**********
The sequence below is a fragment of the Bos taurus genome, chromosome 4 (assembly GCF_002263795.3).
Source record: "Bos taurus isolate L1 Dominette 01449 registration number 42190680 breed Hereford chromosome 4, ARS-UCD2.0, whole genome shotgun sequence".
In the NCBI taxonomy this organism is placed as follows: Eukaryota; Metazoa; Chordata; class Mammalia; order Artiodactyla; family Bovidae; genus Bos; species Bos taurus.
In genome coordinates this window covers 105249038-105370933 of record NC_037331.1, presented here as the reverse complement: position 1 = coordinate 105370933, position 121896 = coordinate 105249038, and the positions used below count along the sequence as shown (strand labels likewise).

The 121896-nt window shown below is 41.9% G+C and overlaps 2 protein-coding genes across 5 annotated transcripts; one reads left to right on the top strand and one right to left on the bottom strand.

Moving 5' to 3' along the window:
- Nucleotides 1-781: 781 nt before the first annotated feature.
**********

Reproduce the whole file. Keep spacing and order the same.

The sequence below is a fragment of the Bos taurus genome, chromosome 4 (assembly GCF_002263795.3).
Source record: "Bos taurus isolate L1 Dominette 01449 registration number 42190680 breed Hereford chromosome 4, ARS-UCD2.0, whole genome shotgun sequence".
In the NCBI taxonomy this organism is placed as follows: Eukaryota; Metazoa; Chordata; class Mammalia; order Artiodactyla; family Bovidae; genus Bos; species Bos taurus.
In genome coordinates this window covers 105249038-105370933 of record NC_037331.1, presented here as the reverse complement: position 1 = coordinate 105370933, position 121896 = coordinate 105249038, and the positions used below count along the sequence as shown (strand labels likewise).

The 121896-nt window shown below is 41.9% G+C and overlaps 2 protein-coding genes across 5 annotated transcripts; one reads left to right on the top strand and one right to left on the bottom strand.

Moving 5' to 3' along the window:
- Nucleotides 1-781: 781 nt before the first annotated feature.